On January 10, 2019 the Arthritis Advisory Committee and the Drug Safety and Risk Management Advisory Committee panelists discussed the potential biological mechanisms behind cardiovascular (CV) events associated with Uloric (febuxostat) use.
From this January 11, 2019 MedPage Today report, “Make Uloric Second-Line for Gout, FDA Advisors Say”, we get this report of the two Advisory Committees meeting:
Members voted 19 to 2 (with one abstention) that a patient population exists for whom febuxostat’s benefit-to-risk profile is favorable in its current indication as first-line treatment for hyperuricemia in gout, despite a known link to cardiac deaths.
This includes individuals who have had a serious skin reaction to or otherwise “absolutely don’t tolerate” allopurinol, the mainstay xanthine oxidase inhibitor for uric acid reduction, suggested Steven Nissen, MD, of the Cleveland Clinic and a panelist at the meeting of the Arthritis Advisory Committee and the Drug Safety and Risk Management Advisory Committee.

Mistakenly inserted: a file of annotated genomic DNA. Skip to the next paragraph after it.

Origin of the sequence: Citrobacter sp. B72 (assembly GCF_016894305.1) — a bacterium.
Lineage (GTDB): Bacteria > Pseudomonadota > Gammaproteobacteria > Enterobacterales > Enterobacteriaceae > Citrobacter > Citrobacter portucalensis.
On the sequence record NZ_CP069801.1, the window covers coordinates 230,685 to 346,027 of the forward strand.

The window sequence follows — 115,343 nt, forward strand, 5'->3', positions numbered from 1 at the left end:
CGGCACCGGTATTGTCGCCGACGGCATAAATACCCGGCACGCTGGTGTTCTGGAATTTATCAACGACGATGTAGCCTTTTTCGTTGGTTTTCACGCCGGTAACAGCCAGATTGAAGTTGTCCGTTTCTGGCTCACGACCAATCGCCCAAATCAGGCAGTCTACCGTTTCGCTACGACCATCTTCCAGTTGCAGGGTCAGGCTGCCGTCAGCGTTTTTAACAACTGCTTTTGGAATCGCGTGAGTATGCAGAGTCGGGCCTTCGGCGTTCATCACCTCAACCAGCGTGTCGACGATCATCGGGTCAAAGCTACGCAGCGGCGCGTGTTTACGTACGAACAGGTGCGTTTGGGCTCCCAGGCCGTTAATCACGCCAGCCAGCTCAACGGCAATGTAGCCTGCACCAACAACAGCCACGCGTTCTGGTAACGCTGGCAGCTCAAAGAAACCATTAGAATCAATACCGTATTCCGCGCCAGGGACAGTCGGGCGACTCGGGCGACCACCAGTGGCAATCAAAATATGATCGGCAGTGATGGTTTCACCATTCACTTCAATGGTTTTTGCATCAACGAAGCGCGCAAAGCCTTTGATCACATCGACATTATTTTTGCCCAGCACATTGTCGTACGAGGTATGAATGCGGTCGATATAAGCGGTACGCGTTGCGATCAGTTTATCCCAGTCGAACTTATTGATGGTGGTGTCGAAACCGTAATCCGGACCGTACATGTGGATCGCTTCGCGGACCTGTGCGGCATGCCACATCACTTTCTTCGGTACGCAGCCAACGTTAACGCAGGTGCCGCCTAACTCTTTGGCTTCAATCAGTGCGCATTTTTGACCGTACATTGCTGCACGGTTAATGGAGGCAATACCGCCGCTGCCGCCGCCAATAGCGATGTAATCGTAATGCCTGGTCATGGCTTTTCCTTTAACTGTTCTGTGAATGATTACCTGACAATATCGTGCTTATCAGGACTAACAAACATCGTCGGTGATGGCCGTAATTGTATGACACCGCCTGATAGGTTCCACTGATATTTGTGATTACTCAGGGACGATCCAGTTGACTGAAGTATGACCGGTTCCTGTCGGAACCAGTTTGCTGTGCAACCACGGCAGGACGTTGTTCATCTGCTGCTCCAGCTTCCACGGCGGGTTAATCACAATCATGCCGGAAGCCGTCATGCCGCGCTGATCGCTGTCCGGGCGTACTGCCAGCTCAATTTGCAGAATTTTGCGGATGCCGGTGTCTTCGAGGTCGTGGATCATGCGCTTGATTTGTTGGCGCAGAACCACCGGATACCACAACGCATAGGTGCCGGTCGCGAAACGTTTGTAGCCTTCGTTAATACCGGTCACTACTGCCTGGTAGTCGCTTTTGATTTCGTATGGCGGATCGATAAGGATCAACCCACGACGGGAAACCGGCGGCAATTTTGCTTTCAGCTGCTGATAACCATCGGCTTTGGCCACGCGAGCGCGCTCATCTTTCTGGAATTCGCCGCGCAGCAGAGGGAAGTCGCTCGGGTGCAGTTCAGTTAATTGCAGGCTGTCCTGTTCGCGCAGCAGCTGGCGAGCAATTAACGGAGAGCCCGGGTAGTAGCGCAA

“For everybody else, for the general population with gout, I would say that in those people the benefits do not outweigh the risk,” he cautioned….
“If a [Risk Evaluation and Mitigation Strategy (REMS)] can’t be developed, I would favor withdrawal,” Nissen responded. Other panelists called for boxed warnings but stopped short of calling for febuxostat to be withdrawn because of cardiovascular mortality, the mechanism for which remains unclear.
Uloric was approved by the FDA in 2009 for the chronic management of hyperuricemia in patients with gout. Now, in 2019, there may be an Uloric recall.[View article in full at original source]